For those who want to look at the decades before the 1950s, see the Oceanic Nino Index-like tables created from HADISST-based NINO3.4 sea surface temperature anomalies here. Keep in mind that observations are very sparse along the equatorial Pacific in the early part of the data (especially before the opening of the Panama Canal in 1914) and that Giese et al (2009) indicate that a few of the El Niño events before 1950 were likely stronger.
The USA Today article also includes quotes from Anthony Barnston, an ENSO researcher from Columbia University’s International Research Institute for Climate and Society (IRI), and from Michael Mann, paleoclimatologist, both of whom are skeptical of the results of Ludescher et al (2013).
Best of luck to Ludescher et al (2013). It would be nice to be able to predict ENSO events more than a few months in advance.
NO CONSENSUS ABOUT ENSO IN PALEO-STUDIES
Personally, paleoclimatological studies do not stand high on my list of believable climate studies. I prefer data-based studies. Which proxies paleo-studies use and the weighting of the proxies have significant impacts on the outcomes, and some of the methods and proxies used in paleoclimatological studies have been found to be questionable. So paleo-studies always seemed to me to be open to too much of the authors’ preconceptions. When paleo-studies add climate models, they require another leap of faith because climate models are imperfect representations of climate: make-believe models trying to simulate make-believe data.
The USA Today article by Dan Vergano and Doyle Rice also give honorable mention to Li et al (2013) El Niño modulations over the past seven centuries (Paywalled). Supplementary Information is here. Li et al (2013) has been getting a lot of press over the past few days. Anthony Watts has a quick post about it here. Vergano and Rice write about Li et al (2013):
A related study in the Nature Climate Change journal suggests that the chances of that next El Niño might be more likely because of the world’s warming climate. Led by Jinbao Lu [sic] of the University of Hong Kong, the study looked at 2,222 tree-ring growth records over the last seven centuries from the Pacific Rim. They find El Niño happened a lot more than normal over the last 50 years, just as temperatures worldwide rose due to global warming, suggesting a connection. Past studies have been more uncertain about climate effect’s [sic] on El Niño.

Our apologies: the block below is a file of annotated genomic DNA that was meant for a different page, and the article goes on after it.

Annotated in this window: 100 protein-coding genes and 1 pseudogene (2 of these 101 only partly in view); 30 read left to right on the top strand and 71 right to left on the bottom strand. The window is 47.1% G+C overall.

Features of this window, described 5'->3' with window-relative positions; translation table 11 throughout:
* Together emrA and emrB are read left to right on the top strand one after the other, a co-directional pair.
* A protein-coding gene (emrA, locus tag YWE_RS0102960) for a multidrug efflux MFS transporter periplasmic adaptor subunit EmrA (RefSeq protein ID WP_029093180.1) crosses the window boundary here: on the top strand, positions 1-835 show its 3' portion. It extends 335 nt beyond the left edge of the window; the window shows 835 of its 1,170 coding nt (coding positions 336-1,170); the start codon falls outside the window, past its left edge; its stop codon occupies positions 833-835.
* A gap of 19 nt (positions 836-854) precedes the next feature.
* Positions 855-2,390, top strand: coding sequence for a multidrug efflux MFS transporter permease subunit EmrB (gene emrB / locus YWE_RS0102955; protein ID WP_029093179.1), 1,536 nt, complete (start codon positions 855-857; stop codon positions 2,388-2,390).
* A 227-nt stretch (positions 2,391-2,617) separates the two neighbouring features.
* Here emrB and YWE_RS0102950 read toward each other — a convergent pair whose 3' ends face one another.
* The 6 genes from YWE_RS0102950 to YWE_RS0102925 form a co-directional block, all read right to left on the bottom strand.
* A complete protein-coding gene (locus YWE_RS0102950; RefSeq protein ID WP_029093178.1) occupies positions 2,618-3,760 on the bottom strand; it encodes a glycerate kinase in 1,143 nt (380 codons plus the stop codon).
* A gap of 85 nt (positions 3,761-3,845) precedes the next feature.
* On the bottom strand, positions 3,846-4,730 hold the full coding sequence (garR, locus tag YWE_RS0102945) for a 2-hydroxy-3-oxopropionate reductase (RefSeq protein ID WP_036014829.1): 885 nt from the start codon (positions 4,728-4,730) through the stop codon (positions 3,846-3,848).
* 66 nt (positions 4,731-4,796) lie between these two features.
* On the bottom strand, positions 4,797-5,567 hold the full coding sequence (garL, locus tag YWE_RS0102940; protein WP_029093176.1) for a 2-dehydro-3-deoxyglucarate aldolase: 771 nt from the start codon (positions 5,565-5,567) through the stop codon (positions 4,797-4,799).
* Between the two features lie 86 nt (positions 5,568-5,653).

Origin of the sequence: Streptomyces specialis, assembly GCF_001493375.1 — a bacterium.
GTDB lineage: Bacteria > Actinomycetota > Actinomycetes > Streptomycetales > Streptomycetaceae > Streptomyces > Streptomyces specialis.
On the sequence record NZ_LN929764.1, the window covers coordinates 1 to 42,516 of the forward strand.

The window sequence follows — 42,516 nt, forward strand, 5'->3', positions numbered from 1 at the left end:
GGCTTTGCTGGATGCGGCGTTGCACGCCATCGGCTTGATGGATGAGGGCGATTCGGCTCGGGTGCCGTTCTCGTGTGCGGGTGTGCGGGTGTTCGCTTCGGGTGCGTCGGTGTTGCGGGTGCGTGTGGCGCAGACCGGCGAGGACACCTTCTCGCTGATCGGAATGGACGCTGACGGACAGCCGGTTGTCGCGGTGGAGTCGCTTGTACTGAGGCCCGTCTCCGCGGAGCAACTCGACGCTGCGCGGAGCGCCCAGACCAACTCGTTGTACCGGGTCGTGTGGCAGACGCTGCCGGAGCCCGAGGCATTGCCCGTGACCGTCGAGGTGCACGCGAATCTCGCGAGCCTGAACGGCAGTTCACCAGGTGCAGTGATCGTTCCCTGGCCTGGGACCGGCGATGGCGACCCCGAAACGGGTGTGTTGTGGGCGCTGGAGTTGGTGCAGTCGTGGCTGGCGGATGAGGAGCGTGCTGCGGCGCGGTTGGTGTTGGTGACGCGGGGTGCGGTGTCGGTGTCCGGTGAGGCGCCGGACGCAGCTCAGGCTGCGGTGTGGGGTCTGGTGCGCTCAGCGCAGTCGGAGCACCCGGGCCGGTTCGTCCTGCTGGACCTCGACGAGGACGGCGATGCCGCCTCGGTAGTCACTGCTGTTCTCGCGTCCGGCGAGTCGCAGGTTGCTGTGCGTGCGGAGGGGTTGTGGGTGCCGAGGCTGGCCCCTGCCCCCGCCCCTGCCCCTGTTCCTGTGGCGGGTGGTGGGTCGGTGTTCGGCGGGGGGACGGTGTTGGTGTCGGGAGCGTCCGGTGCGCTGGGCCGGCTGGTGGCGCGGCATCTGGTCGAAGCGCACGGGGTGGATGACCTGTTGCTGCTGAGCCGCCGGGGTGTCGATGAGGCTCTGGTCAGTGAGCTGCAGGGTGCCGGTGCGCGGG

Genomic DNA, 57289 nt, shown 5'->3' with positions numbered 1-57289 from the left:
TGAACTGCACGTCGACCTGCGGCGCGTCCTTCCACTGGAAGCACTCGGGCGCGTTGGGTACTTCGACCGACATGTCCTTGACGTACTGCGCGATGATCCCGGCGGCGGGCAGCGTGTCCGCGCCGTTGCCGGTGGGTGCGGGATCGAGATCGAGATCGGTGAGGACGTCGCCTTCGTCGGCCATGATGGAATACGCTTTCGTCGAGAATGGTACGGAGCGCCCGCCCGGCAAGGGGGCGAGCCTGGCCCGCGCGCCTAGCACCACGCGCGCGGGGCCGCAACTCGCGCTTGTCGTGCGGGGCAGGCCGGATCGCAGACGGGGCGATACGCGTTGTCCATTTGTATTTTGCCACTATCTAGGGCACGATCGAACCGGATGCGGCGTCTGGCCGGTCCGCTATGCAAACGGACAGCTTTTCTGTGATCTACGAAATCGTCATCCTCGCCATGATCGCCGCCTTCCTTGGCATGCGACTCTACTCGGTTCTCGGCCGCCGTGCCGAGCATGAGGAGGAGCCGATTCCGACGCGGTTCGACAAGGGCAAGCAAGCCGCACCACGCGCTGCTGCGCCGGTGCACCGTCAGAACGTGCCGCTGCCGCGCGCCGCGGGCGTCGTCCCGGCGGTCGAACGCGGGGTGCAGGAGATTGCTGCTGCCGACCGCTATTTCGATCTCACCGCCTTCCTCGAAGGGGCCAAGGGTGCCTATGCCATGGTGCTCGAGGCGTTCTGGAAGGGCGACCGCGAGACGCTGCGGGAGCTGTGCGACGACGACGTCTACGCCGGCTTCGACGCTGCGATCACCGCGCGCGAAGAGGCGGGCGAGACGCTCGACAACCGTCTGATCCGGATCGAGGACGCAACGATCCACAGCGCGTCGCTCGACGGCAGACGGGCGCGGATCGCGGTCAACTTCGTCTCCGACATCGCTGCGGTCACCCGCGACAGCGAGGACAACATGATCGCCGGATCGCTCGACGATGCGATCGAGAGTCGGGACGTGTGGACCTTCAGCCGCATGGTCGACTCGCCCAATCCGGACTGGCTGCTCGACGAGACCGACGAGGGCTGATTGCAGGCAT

It appears Vergano and Rice may even have misspelled Dr. Jinbao Li’s name.
That aside, if “Past studies have been more uncertain about climate effect’s [sic] on El Niño” but Li et al (2013) are more certain, that strongly suggests that there is no paleo study-based consensus about ENSO—not that Li et al (2013) are correct.
The Li et al (2013) abstract includes:
Our data indicate that ENSO activity in the late twentieth century was anomalously high over the past seven centuries, suggestive of a response to continuing global warming.
The word “continuing” is a nice touch.
Ray & Giese (2012) Historical changes in El Niño and La Niña characteristics in an ocean reanalysis came to a different conclusion. Their abstract ends:
Overall, there is no evidence that there are changes in the strength, frequency, duration, location or direction of propagation of El Niño and La Niña anomalies caused by global warming during the period from 1871 to 2008.
Also, Vergano and Rice interviewed Michael Mann about Ludescher et al (2013), but they failed to mention that Mann, a paleoclimatologist, was part of another very detailed paleoclimatological study of El Niño, the results of which were published at the end of last year.
That 2-part paper was Emile-Geay et al (2012) “Estimating Central Equatorial Pacific SST variability over the Past Millennium”. The abstract of Part 1 is here and the paper is here. The abstract of Part 2 is here and the paper is here.